Man exercises a year of forgiveness after drunk teen driver kills wife, two children
Humans are hardwired for justice, he says, "but mercy and love have to percolate." Worthington himself had a chance to understand this in a less academic way in 1995, when his own elderly mother was killed by two men with a crowbar during a New Year's Eve burglary. At first he wanted to take a baseball bat to the murderer and "beat his brains out." It was only later that he was able to forgive.
In Islam, explains imam Shuaib-ud Din of Utah Islamic Center, the relatives of a murder victim can advise the court to forgive the murderer and no punishment will be carried out. But it's not "turn the other cheek," says Din. "Every person who has been wronged has the right to seek recompense. On the other hand, because Islam is a balanced religion, it also encourages us to forgive."
As a Jew, says orthodox Rabbi Benny Zippel of Chabad Lubavitch in Salt Lake City, every night before he goes to bed he recites the "shema": "I forgive all the people who have wronged me in the past day." It's a practice "so if you're ever faced with the big task of having to forgive someone of a major transgression, it shouldn't be a concept that's totally foreign to you."
And then, says James Wakefield of Salt Lake Theological Seminary, perhaps we can take one more difficult step: not just to forgo the retaliation we're entitled to but "to pray for the blessings of the one who injured me ... to think through their need for grace, their brokenness, my own propensity to sin, our common humanity."
Forgiveness as a choice
In the months before the accident, Chris Williams began rereading the Gospels of the New Testament, as the leaders of the LDS Church had encouraged members to do. Williams was a busy man, lay bishop of his neighborhood ward and a technical sales manager for IBM, so sometimes he just listened to the Gospels on his tape recorder as he rode the chairlift on ski outings with his children.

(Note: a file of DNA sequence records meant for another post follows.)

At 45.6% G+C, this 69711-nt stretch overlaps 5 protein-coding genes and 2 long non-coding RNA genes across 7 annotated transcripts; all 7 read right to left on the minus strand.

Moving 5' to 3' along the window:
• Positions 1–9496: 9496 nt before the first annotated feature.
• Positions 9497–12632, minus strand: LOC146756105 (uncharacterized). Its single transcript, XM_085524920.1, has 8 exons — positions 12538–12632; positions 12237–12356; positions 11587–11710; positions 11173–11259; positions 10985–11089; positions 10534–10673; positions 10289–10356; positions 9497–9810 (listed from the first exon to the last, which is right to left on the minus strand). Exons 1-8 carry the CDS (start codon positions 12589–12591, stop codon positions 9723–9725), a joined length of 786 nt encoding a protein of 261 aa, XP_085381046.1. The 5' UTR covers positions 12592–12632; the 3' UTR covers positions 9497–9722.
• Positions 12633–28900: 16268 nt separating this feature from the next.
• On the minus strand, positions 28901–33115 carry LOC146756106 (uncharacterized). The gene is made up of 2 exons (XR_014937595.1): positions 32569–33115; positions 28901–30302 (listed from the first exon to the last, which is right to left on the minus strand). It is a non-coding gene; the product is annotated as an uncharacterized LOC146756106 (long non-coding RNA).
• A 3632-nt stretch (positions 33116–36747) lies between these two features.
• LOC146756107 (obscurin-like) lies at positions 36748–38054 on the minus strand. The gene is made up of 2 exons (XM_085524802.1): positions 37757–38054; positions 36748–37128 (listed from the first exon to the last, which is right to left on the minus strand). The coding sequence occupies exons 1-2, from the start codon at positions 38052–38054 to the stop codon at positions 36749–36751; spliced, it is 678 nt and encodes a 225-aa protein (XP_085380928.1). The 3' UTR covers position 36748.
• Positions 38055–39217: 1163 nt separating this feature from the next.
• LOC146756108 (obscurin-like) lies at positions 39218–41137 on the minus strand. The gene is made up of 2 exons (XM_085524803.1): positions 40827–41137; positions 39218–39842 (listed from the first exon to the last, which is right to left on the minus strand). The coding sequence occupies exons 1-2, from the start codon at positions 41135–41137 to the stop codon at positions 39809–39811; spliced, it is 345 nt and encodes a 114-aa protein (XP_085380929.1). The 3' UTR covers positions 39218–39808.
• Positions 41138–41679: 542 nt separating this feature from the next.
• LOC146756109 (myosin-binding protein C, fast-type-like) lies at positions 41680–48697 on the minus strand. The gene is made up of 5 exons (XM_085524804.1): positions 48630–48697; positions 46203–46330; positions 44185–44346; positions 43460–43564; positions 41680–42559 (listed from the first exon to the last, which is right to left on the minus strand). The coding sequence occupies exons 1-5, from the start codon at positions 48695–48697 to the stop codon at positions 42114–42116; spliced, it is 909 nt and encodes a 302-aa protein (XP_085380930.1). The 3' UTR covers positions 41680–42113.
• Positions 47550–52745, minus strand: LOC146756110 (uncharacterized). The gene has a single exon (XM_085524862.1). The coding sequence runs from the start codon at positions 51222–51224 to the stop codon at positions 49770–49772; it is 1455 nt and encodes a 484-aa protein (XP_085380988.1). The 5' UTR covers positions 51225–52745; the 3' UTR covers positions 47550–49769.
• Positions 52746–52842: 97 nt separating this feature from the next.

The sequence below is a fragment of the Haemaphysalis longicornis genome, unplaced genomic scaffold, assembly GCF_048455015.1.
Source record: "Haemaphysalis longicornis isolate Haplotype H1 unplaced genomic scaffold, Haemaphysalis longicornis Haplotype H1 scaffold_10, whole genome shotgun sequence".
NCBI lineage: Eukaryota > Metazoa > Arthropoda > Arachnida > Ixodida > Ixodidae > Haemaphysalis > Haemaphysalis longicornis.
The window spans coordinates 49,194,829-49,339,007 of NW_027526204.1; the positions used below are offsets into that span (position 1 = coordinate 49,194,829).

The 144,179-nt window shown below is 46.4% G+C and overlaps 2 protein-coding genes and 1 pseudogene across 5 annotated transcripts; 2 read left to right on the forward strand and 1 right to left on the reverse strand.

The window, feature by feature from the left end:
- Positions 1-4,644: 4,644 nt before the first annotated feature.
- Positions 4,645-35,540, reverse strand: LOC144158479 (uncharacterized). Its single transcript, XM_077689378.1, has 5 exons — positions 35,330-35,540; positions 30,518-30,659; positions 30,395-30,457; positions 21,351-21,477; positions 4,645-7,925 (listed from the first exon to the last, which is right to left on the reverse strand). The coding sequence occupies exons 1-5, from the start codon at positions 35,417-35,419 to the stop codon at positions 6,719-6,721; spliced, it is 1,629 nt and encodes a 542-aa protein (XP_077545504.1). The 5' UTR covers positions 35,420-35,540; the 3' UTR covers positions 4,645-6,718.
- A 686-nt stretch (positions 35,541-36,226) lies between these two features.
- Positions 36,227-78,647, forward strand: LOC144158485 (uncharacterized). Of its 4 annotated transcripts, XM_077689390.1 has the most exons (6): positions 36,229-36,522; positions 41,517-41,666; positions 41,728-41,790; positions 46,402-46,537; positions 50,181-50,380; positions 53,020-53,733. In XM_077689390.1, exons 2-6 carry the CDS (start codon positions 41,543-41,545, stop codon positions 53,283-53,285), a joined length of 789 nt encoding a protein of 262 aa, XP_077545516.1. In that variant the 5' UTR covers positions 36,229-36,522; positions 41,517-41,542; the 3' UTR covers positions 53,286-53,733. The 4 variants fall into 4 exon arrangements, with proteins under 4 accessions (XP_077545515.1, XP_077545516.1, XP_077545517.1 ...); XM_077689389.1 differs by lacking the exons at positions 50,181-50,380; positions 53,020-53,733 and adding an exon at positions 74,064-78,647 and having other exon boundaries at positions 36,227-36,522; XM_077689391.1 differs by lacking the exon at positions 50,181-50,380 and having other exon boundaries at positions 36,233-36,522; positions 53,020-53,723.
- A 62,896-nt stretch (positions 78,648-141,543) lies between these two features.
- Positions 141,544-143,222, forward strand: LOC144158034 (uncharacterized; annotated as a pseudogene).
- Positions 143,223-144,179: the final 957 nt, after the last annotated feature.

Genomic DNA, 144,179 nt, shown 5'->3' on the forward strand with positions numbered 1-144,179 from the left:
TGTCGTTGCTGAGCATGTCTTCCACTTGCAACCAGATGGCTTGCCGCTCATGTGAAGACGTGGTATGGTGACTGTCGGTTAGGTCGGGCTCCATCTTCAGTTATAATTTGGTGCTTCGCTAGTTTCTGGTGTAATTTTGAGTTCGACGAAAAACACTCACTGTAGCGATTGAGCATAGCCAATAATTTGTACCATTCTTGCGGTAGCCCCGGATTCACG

Although he had read the story of the Prodigal Son before, this time around he was touched by one image: an elderly father running toward a wayward son, arms outstretched in love.
One Sunday evening last month, Williams stood in front of a packed wardhouse in West Jordan and talked about what that story has come to mean to him: "If my Heavenly Father can treat me this way, if when we approach him he runs to us, then who am I to hold a grudge, to judge another person, to not forgive?"
Williams shared the podium that night with Ron White, Cameron's father. Later, the Williams and White families Chris Williams' parents, Michelle's parents, Cameron's parents and sister stood in the sanctuary together, talking. Smiling.
It was one more piece of healing in a year of forgiveness, a year in which Rwandan native Louis Gakumba stood on the stage at the Rose Wagner theater and told the story of a woman in his country whose children and husband were butchered by Hutus. The woman, Gakumba explained, has chosen not only to forgive the killer but to take him in as a son. A few months earlier, a fictional character in the chilling play "Frozen" had stood on a different stage at Rose Wagner and forgiven the man who had murdered her daughter.
As a species we hold grudges and blow each other up for every past offense we can't let go of. But occasionally, even though his friends try to get him to move toward anger, a man will choose to forgive. And then another man. A woman will reach out to the family of the man who killed her son.
After he publicly forgave Cameron White, Williams received over 800 e-mails. Some were messages of condolence. But many were vows to let go of anger and resentment. "If you can forgive," they said, "I can too."
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